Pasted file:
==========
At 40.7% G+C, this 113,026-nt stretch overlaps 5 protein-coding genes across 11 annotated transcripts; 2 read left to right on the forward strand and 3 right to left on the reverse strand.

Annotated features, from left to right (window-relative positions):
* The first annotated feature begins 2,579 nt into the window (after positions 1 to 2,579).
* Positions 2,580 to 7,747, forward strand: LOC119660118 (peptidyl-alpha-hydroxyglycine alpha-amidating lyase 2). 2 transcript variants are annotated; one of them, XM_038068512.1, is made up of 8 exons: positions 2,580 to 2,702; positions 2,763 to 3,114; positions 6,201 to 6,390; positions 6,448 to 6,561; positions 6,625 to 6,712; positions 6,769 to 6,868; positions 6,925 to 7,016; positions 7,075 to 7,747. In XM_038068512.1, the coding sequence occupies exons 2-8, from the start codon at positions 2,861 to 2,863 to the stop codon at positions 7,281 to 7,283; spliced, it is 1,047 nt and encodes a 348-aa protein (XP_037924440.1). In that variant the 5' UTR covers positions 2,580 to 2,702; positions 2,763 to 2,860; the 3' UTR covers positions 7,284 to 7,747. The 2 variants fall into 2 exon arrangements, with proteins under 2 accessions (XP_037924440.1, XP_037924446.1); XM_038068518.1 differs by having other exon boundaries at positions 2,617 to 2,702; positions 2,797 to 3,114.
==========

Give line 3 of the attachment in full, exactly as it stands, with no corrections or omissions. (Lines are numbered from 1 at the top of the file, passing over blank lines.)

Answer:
* The first annotated feature begins 2,579 nt into the window (after positions 1 to 2,579).